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Did your scanner say if this was an active Code and how many start cycles since the code was set?
I would start with cleaning them real good, re-install and then clear the code. Maybe even D/C the battery to reset the PCM adaptives. If it comes back on immediately or after a while then you may have to replace some things.
Found this on AllData:
Cleaning and Inspection
  1. The following materials are required for the cleaning procedure: a 13-25 mm (1/2-to 1-inch) wire-stemmed horse hair or nylon bottle cleaner-type brush, Ford Carburetor Tune-Up Cleaner D9AZ-19579-BA or equivalent meeting Ford specification ESR-M14P9-A, rubber gloves, and eye protection. (Do not use choke cleaner solvents.)
  2. Remove lower intake manifold (IMRC).
  3. Disconnect the linkage rods from the levers and plastic bushings (if equipped) and verify that the shaft assembly is causing the stick/bind/grab condition.
  4. Holding the IMRC housing assemblies vertically, liberally spray the cleaner into each of the eight bores concentrating the spray at each shaft/journal interface. Spray from both the top and bottom side of the bore, rotating the shaft by hand and pushing end-to-end to work the cleaner into the journal areas. Soak assemblies for 15 minutes .
  5. Saturate the cleaning brush with solvent and scrub between the bores and valve plates. Apply some pressure on the brush while scrubbing, concentrating on the area where the shaft meets the housing journal.
  6. Spray cleaner on the bores, plates, and shaft as needed to wash away any residue.
  7. Use shop air to blow away the remaining residue. Concentrate on blowing the residue Out of the shaft/journal area. The shaft should now rotate freely without sticking or binding.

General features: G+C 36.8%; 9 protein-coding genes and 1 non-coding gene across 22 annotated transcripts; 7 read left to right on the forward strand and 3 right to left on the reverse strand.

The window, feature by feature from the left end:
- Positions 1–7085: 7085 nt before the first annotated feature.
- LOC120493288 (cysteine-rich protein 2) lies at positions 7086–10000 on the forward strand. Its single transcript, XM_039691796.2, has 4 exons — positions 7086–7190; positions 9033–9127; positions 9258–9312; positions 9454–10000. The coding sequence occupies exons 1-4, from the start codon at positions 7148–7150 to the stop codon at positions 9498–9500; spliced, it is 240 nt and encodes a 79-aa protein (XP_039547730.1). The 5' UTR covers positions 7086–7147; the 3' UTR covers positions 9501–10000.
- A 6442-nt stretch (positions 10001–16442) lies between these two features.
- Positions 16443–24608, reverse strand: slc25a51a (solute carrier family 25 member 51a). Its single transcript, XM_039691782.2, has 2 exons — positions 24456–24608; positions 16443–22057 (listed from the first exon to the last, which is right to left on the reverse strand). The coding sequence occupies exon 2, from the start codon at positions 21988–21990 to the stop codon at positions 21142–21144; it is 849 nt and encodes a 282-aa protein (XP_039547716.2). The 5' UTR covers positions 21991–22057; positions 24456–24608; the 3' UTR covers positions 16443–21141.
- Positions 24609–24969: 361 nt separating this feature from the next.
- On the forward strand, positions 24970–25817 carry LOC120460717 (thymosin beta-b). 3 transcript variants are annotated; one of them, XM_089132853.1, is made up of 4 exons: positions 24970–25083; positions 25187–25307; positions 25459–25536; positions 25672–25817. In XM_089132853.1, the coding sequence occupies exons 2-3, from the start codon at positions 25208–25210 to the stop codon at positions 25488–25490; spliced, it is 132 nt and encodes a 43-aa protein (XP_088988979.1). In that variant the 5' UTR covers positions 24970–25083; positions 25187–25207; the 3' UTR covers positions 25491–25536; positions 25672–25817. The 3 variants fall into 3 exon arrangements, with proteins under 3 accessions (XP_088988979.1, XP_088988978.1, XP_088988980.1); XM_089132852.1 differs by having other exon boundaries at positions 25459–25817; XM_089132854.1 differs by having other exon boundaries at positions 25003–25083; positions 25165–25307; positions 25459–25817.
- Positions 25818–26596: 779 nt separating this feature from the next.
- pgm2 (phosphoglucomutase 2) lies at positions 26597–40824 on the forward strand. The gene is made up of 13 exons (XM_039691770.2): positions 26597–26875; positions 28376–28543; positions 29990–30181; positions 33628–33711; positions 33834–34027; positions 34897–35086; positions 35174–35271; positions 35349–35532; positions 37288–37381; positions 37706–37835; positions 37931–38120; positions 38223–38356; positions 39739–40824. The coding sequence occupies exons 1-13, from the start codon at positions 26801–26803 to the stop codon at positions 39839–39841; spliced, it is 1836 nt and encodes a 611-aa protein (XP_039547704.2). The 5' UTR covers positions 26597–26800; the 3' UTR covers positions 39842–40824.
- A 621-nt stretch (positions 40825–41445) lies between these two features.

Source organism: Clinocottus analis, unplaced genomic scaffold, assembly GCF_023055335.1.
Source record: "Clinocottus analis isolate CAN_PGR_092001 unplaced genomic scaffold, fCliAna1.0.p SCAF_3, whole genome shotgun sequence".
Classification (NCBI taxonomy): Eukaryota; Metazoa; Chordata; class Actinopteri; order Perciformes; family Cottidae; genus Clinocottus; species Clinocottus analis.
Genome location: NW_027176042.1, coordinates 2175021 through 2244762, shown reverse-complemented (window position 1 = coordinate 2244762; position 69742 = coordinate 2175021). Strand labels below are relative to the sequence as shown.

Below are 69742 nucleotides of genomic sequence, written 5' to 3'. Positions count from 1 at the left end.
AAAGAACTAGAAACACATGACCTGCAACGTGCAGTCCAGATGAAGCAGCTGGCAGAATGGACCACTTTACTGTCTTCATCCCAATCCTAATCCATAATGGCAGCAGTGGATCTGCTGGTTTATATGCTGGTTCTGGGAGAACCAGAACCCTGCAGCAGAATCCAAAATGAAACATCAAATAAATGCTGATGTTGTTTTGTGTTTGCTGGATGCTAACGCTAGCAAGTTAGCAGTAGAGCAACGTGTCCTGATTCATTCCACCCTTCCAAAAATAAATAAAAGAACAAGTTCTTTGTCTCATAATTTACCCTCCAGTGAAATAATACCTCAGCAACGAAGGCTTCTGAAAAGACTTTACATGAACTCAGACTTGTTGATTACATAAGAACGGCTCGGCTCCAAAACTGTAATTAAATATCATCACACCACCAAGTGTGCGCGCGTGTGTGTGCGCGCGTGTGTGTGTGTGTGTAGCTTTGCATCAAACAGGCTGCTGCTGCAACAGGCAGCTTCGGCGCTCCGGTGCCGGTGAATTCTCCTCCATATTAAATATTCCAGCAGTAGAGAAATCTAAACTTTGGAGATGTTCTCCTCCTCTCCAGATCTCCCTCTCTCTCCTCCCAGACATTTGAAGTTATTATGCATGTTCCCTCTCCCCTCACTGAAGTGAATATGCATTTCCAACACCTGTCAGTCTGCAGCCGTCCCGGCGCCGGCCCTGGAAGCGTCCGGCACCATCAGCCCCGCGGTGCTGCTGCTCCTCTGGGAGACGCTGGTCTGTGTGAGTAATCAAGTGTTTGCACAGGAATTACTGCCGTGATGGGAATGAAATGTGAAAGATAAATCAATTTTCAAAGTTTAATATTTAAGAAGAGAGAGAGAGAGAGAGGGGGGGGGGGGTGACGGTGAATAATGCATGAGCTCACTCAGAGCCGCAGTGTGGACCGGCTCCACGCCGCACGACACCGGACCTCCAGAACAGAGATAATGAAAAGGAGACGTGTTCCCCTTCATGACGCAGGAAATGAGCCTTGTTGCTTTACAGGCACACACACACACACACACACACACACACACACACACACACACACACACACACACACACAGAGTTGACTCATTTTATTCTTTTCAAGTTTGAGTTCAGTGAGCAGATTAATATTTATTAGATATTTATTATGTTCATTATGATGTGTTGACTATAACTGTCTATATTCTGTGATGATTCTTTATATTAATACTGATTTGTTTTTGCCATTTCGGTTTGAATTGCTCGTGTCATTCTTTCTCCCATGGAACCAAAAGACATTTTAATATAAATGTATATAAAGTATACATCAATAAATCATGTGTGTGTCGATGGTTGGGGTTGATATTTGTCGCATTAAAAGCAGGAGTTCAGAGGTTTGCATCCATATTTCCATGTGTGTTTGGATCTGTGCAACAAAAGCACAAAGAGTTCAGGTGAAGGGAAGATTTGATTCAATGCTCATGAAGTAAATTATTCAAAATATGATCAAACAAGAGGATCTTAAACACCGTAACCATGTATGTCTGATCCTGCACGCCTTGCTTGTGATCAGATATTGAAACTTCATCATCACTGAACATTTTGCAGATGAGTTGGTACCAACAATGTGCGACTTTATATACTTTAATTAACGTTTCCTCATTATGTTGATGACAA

8. NOTE: If the lower intake manifold (IMRC) has been properly cleaned following the above procedure and still does not rotate freely, replace complete lower intake manifold (IMRC). Re-install linkage rods. Use new plastic bushings (if equipped).
  9. Install lower intake manifold (IMRC).
 

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Discussion Starter · #12 ·
Hi thecurrent, thanks for your detail post. but the procedures are all about cleaning up to eliminate the stuck. However, in my case, it is not the cleanness. it is the PCM decides to start the butterflies too early.
 

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Just found this TSB..

Article No.
02-15-3

08/05/02
DRIVEABILITY - MALFUNCTION INDICATOR LAMP
(MIL) ILLUMINATED WITH DIAGNOSTIC TROUBLE
CODE (DTC) P1518 INTAKE MANIFOLD RUNNER
CONTROL (IMRC) - VEHICLES EQUIPPED WITH 3.0L
4V ENGINE ONLY

FORD:
1996 - 1999 TAURUS

MERCURY:
1996 - 1999 SABLE

ISSUE
Some vehicles equipped with the 3.0L 4V Duratec engine may exhibit a Malfunction Indicator Lamp (MIL) illuminated with a Diagnostic Trouble Code (DTC) P1518, Intake Manifold Runner Control (IMRC) stuck open, with no driveability concerns present. This may be caused by the calibration of the Powertrain Control Module (PCM).
ACTION